The tragic loss of Virgin Galactic’s SpaceShip Two prompted some comments on whether the program should continue. Loss of life should require an examination of the procedures and decision making process. Independent experts should be asked to look things over in great detail, not to find scapegoats but to make thing better in the future.
It has been pointed out that this is not the first fatal accident in the history of space exploration. Going into space may never be as safe as our television programs and movies make it seem. Bert Rutan, aviation expert, predicts that safety levels might eventually approach those of 1920s vintage passenger planes. It might not ever be possible to have statistics even close to modern commercial jets.
Everything in life has a risk/reward ratio to consider. Fortunately we no longer have to risk our lives just to eat dinner or get a tooth pulled. Driving across the continent is still adventurous, but not dangerous. Occasionally some of us have had to risk our jobs on a technical matter; sometimes those decisions don’t work out so well. I remember having to explain to my-then ten-year-old daughter that our need to relocate was primarily the result of poor decisions on my part.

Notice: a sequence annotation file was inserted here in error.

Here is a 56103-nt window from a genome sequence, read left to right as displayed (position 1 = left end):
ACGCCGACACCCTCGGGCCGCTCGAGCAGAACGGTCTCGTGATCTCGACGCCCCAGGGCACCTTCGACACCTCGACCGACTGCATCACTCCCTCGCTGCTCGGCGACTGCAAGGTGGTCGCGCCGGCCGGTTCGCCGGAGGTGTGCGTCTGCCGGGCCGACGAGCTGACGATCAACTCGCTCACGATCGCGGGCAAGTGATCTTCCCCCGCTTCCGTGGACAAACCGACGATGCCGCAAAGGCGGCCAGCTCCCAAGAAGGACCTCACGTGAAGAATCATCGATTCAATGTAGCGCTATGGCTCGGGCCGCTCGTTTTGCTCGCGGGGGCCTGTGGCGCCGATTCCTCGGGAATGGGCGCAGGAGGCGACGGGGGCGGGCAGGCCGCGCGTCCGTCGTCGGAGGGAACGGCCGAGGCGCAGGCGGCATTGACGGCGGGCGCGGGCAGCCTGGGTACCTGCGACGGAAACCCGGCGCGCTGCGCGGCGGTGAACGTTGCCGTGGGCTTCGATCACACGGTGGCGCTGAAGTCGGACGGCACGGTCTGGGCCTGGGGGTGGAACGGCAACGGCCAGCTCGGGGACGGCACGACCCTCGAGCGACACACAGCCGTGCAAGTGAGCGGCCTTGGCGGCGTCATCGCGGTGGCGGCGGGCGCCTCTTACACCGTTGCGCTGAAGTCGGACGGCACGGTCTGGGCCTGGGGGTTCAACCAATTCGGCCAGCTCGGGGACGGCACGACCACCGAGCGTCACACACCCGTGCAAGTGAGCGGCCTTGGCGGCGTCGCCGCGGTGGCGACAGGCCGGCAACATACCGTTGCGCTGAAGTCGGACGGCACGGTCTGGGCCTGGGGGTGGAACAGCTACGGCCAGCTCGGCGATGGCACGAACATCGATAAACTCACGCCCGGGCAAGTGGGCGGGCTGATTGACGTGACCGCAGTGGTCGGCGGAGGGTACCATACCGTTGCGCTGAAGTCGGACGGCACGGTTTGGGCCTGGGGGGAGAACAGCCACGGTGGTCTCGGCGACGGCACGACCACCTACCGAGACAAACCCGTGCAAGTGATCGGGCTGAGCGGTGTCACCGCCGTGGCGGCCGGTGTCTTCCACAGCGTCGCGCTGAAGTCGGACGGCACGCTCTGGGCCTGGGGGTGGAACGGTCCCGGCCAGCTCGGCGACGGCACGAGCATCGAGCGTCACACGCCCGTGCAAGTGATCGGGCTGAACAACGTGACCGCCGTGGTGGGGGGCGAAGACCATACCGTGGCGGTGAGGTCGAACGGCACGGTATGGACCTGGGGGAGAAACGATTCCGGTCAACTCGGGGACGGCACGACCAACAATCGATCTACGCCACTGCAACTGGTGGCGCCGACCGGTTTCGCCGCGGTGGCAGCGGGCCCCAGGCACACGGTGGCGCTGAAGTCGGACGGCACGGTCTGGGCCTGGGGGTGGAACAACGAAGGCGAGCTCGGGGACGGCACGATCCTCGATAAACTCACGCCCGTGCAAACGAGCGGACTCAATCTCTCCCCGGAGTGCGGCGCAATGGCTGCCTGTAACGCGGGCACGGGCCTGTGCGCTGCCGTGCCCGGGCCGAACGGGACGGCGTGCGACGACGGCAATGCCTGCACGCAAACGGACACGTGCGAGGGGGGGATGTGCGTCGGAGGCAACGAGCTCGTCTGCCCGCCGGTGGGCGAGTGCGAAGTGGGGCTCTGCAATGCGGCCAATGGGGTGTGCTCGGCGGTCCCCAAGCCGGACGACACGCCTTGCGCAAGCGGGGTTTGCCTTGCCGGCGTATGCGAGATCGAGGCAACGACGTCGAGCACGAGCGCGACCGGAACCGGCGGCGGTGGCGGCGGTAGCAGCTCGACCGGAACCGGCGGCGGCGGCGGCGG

Gambling is part of human nature. Games of chance have been found in archaeology digs; they are described in ancient texts. Part of our love of sports is that the outcome is not a sure thing. As engineers we do our best to make our projects “sure things,” but there is always going to be some element of risk remaining.
Every test program sees statistical variation; allowable stresses are compromises. Formulas have rounding in them. Materials have defects that may not be fully accounted for in the allowables.
My point is this: You can manage risk but you can’t eliminate it. If something is worth doing, it is worth failing at. And failing more than once.